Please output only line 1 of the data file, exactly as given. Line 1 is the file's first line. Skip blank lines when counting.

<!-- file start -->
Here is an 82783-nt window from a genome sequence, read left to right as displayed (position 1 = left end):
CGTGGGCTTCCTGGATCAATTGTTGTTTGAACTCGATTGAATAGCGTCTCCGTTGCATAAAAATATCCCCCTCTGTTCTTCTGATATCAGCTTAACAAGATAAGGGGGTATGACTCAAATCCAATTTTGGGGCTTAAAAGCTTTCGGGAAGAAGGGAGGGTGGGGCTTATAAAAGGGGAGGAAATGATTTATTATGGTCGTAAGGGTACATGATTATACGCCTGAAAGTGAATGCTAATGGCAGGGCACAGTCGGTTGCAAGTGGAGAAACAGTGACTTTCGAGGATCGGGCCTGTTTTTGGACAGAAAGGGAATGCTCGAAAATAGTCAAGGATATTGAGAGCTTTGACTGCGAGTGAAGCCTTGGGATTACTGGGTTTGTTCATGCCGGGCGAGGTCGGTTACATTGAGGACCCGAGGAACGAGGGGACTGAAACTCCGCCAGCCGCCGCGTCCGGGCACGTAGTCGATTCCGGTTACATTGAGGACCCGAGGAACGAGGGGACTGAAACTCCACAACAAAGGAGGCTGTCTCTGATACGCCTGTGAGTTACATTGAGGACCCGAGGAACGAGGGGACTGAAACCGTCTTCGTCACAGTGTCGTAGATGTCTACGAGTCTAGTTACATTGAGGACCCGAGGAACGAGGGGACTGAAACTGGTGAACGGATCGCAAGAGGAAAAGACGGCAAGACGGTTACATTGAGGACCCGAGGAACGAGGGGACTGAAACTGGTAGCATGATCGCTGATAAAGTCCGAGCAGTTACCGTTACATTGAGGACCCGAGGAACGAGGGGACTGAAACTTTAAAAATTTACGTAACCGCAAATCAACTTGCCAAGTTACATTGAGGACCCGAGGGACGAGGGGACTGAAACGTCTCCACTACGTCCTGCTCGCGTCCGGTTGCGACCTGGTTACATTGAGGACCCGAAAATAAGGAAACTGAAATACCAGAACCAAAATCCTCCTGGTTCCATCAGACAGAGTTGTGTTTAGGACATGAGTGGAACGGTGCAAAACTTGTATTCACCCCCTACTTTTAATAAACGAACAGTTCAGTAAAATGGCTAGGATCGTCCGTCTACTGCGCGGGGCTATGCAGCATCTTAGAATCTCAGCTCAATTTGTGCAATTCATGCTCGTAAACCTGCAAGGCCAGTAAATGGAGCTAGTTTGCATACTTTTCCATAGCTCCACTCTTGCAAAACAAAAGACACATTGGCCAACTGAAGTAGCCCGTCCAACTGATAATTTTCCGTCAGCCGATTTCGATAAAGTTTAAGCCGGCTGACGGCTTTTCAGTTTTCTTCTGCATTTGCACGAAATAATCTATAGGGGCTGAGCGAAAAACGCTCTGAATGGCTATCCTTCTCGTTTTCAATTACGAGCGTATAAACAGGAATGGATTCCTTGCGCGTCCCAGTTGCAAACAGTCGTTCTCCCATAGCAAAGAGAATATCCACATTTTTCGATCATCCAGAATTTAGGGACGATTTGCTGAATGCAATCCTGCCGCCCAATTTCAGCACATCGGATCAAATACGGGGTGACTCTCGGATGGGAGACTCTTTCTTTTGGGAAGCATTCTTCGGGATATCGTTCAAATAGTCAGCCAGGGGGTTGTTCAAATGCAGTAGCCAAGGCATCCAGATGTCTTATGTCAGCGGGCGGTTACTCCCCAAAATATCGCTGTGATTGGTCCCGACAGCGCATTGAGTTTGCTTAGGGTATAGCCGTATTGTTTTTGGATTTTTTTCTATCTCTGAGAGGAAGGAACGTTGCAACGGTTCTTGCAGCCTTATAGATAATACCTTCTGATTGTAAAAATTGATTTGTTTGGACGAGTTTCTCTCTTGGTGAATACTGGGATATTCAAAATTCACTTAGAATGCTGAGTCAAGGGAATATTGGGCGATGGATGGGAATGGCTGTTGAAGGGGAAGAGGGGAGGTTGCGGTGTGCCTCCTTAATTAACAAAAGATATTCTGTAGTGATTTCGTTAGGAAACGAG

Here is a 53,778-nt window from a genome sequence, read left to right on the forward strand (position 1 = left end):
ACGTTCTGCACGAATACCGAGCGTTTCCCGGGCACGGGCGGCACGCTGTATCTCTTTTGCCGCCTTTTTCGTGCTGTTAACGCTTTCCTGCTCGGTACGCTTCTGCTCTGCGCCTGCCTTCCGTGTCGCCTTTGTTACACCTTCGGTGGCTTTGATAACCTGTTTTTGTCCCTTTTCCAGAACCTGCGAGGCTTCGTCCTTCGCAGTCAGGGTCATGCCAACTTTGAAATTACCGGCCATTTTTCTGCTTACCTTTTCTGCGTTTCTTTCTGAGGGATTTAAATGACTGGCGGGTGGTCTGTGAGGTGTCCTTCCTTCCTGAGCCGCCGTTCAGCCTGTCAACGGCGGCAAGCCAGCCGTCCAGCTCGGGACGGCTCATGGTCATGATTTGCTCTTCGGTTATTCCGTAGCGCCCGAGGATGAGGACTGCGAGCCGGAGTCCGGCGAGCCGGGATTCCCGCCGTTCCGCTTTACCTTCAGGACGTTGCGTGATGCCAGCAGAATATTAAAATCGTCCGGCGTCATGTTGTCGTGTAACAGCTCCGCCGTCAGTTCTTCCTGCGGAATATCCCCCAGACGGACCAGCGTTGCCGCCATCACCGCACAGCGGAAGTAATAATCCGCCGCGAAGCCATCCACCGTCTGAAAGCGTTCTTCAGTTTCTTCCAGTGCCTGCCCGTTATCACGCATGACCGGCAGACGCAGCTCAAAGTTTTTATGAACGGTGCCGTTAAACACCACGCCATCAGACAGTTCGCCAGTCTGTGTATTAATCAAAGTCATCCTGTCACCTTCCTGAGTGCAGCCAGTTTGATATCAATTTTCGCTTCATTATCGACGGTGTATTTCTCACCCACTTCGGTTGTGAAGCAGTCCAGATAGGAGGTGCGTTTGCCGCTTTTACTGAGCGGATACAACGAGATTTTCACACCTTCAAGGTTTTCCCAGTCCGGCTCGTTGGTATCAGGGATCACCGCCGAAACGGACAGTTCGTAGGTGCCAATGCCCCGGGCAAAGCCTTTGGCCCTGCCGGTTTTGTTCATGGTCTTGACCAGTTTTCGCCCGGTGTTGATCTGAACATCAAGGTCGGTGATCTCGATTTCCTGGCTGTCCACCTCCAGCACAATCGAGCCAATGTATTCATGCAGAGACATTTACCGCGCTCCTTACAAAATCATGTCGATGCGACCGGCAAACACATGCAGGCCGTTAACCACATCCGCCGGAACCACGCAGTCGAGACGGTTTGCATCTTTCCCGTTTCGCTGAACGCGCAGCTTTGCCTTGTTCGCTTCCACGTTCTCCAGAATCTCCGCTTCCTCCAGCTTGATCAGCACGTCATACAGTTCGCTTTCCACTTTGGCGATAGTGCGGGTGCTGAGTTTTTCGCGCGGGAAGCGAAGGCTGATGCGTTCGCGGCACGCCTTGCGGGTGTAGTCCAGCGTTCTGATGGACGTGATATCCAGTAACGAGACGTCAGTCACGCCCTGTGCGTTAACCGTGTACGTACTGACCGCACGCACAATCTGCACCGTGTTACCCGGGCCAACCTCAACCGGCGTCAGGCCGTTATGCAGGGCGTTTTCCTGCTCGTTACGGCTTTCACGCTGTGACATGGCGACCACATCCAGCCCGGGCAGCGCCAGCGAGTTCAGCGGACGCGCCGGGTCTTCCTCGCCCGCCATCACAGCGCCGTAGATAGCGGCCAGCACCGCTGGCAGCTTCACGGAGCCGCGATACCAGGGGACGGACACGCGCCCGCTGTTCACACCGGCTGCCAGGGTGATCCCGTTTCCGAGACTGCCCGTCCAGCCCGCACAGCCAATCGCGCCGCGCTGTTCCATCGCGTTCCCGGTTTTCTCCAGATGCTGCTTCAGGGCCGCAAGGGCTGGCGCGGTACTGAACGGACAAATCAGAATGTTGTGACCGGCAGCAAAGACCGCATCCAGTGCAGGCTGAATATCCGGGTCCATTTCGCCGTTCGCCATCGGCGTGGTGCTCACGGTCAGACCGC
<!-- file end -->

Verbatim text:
Here is an 82783-nt window from a genome sequence, read left to right as displayed (position 1 = left end):